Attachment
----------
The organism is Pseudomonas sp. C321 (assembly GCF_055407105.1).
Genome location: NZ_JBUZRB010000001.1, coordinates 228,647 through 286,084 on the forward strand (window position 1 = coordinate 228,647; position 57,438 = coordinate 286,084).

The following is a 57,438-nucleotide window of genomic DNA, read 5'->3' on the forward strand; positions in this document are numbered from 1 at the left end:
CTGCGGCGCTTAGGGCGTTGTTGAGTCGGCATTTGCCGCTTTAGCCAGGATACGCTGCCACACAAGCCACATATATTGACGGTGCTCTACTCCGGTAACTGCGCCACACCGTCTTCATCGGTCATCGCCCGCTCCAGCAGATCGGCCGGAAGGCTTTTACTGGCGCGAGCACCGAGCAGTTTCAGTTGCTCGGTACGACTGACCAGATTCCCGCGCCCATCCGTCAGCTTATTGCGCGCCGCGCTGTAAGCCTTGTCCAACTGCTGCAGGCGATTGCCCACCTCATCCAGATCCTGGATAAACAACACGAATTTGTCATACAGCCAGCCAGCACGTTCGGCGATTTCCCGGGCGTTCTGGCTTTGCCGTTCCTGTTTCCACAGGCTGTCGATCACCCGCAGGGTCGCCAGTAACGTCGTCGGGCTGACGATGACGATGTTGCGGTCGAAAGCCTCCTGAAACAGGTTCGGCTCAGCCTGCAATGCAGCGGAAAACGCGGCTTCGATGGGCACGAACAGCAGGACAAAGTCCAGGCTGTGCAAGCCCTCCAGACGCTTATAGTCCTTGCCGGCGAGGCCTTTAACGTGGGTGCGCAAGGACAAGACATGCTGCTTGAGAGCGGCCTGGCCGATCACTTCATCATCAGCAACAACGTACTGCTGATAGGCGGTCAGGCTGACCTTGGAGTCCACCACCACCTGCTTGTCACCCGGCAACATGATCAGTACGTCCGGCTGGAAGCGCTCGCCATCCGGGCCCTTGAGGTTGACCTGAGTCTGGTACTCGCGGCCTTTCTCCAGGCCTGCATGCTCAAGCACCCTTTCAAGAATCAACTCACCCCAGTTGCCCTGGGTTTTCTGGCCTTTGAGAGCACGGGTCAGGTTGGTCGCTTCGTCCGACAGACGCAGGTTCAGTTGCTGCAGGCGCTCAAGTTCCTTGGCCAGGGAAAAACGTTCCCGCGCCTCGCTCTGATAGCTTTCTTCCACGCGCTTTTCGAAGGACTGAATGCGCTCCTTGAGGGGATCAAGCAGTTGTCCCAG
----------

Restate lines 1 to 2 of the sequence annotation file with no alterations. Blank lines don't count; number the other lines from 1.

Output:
The organism is Pseudomonas sp. C321 (assembly GCF_055407105.1).
Genome location: NZ_JBUZRB010000001.1, coordinates 228,647 through 286,084 on the forward strand (window position 1 = coordinate 228,647; position 57,438 = coordinate 286,084).